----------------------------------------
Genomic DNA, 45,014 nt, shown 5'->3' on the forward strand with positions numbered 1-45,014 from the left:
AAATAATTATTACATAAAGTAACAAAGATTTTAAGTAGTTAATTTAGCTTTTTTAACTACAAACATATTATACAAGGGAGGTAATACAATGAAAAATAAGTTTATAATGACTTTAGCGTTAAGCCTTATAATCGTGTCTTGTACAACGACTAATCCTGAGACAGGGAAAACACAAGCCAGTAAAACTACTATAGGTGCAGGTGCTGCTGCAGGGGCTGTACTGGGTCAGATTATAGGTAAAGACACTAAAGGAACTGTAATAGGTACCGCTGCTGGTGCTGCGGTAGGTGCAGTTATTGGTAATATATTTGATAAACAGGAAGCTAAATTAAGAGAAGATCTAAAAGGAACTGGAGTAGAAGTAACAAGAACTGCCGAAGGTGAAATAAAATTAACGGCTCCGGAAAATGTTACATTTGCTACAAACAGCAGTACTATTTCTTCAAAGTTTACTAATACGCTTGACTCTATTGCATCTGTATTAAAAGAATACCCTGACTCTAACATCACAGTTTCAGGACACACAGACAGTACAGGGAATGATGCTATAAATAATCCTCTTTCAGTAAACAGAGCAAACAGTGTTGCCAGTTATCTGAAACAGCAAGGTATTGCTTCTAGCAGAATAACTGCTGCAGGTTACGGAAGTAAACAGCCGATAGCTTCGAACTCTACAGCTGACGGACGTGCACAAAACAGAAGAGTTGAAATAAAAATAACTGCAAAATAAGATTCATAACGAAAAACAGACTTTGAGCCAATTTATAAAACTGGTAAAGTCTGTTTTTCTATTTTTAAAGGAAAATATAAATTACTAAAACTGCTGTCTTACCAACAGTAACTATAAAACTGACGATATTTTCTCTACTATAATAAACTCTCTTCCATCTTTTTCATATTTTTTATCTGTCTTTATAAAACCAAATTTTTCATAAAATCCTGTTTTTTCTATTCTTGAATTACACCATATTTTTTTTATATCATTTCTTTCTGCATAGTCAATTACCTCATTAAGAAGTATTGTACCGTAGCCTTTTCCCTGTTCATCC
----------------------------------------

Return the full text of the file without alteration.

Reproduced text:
Genomic DNA, 45,014 nt, shown 5'->3' on the forward strand with positions numbered 1-45,014 from the left:
AAATAATTATTACATAAAGTAACAAAGATTTTAAGTAGTTAATTTAGCTTTTTTAACTACAAACATATTATACAAGGGAGGTAATACAATGAAAAATAAGTTTATAATGACTTTAGCGTTAAGCCTTATAATCGTGTCTTGTACAACGACTAATCCTGAGACAGGGAAAACACAAGCCAGTAAAACTACTATAGGTGCAGGTGCTGCTGCAGGGGCTGTACTGGGTCAGATTATAGGTAAAGACACTAAAGGAACTGTAATAGGTACCGCTGCTGGTGCTGCGGTAGGTGCAGTTATTGGTAATATATTTGATAAACAGGAAGCTAAATTAAGAGAAGATCTAAAAGGAACTGGAGTAGAAGTAACAAGAACTGCCGAAGGTGAAATAAAATTAACGGCTCCGGAAAATGTTACATTTGCTACAAACAGCAGTACTATTTCTTCAAAGTTTACTAATACGCTTGACTCTATTGCATCTGTATTAAAAGAATACCCTGACTCTAACATCACAGTTTCAGGACACACAGACAGTACAGGGAATGATGCTATAAATAATCCTCTTTCAGTAAACAGAGCAAACAGTGTTGCCAGTTATCTGAAACAGCAAGGTATTGCTTCTAGCAGAATAACTGCTGCAGGTTACGGAAGTAAACAGCCGATAGCTTCGAACTCTACAGCTGACGGACGTGCACAAAACAGAAGAGTTGAAATAAAAATAACTGCAAAATAAGATTCATAACGAAAAACAGACTTTGAGCCAATTTATAAAACTGGTAAAGTCTGTTTTTCTATTTTTAAAGGAAAATATAAATTACTAAAACTGCTGTCTTACCAACAGTAACTATAAAACTGACGATATTTTCTCTACTATAATAAACTCTCTTCCATCTTTTTCATATTTTTTATCTGTCTTTATAAAACCAAATTTTTCATAAAATCCTGTTTTTTCTATTCTTGAATTACACCATATTTTTTTTATATCATTTCTTTCTGCATAGTCAATTACCTCATTAAGAAGTATTGTACCGTAGCCTTTTCCCTGTTCATCC